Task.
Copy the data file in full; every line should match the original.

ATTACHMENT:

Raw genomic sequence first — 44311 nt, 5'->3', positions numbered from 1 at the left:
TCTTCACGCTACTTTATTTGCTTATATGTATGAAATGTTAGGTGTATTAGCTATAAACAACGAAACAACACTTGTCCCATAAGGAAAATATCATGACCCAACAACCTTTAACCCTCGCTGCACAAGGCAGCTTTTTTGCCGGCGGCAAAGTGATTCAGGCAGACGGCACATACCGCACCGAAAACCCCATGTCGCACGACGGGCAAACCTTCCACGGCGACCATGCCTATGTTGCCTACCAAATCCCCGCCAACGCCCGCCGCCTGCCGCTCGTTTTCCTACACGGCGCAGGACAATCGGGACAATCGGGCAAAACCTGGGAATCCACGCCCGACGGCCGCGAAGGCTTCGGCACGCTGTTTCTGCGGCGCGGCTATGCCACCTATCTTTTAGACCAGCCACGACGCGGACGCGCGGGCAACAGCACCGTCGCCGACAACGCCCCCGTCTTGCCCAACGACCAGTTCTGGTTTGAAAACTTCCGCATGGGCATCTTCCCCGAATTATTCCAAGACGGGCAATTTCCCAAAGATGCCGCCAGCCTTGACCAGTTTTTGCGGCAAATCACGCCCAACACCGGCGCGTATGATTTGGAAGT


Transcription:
Raw genomic sequence first — 44311 nt, 5'->3', positions numbered from 1 at the left:
TCTTCACGCTACTTTATTTGCTTATATGTATGAAATGTTAGGTGTATTAGCTATAAACAACGAAACAACACTTGTCCCATAAGGAAAATATCATGACCCAACAACCTTTAACCCTCGCTGCACAAGGCAGCTTTTTTGCCGGCGGCAAAGTGATTCAGGCAGACGGCACATACCGCACCGAAAACCCCATGTCGCACGACGGGCAAACCTTCCACGGCGACCATGCCTATGTTGCCTACCAAATCCCCGCCAACGCCCGCCGCCTGCCGCTCGTTTTCCTACACGGCGCAGGACAATCGGGACAATCGGGCAAAACCTGGGAATCCACGCCCGACGGCCGCGAAGGCTTCGGCACGCTGTTTCTGCGGCGCGGCTATGCCACCTATCTTTTAGACCAGCCACGACGCGGACGCGCGGGCAACAGCACCGTCGCCGACAACGCCCCCGTCTTGCCCAACGACCAGTTCTGGTTTGAAAACTTCCGCATGGGCATCTTCCCCGAATTATTCCAAGACGGGCAATTTCCCAAAGATGCCGCCAGCCTTGACCAGTTTTTGCGGCAAATCACGCCCAACACCGGCGCGTATGATTTGGAAGT